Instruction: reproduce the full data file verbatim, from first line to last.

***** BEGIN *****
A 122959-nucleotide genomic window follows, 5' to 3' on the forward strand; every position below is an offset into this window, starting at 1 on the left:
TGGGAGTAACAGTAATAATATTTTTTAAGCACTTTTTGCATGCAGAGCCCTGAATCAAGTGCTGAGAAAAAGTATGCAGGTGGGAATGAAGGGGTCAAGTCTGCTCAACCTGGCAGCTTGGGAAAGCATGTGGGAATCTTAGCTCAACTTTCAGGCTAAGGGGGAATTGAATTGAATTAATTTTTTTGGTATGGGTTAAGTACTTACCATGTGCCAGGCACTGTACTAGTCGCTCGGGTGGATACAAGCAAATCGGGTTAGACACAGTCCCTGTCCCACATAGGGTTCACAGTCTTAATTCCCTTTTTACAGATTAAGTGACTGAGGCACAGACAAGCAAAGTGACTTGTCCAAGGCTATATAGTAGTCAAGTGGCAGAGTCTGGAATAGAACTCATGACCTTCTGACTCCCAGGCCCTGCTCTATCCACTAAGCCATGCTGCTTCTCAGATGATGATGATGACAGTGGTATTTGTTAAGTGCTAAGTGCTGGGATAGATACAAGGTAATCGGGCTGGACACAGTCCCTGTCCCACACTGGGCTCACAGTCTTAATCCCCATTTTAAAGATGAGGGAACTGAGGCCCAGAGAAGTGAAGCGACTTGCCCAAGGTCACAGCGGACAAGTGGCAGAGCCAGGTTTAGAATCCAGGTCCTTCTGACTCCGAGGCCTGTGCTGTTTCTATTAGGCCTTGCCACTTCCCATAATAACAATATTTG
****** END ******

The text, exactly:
A 122959-nucleotide genomic window follows, 5' to 3' on the forward strand; every position below is an offset into this window, starting at 1 on the left:
TGGGAGTAACAGTAATAATATTTTTTAAGCACTTTTTGCATGCAGAGCCCTGAATCAAGTGCTGAGAAAAAGTATGCAGGTGGGAATGAAGGGGTCAAGTCTGCTCAACCTGGCAGCTTGGGAAAGCATGTGGGAATCTTAGCTCAACTTTCAGGCTAAGGGGGAATTGAATTGAATTAATTTTTTTGGTATGGGTTAAGTACTTACCATGTGCCAGGCACTGTACTAGTCGCTCGGGTGGATACAAGCAAATCGGGTTAGACACAGTCCCTGTCCCACATAGGGTTCACAGTCTTAATTCCCTTTTTACAGATTAAGTGACTGAGGCACAGACAAGCAAAGTGACTTGTCCAAGGCTATATAGTAGTCAAGTGGCAGAGTCTGGAATAGAACTCATGACCTTCTGACTCCCAGGCCCTGCTCTATCCACTAAGCCATGCTGCTTCTCAGATGATGATGATGACAGTGGTATTTGTTAAGTGCTAAGTGCTGGGATAGATACAAGGTAATCGGGCTGGACACAGTCCCTGTCCCACACTGGGCTCACAGTCTTAATCCCCATTTTAAAGATGAGGGAACTGAGGCCCAGAGAAGTGAAGCGACTTGCCCAAGGTCACAGCGGACAAGTGGCAGAGCCAGGTTTAGAATCCAGGTCCTTCTGACTCCGAGGCCTGTGCTGTTTCTATTAGGCCTTGCCACTTCCCATAATAACAATATTTG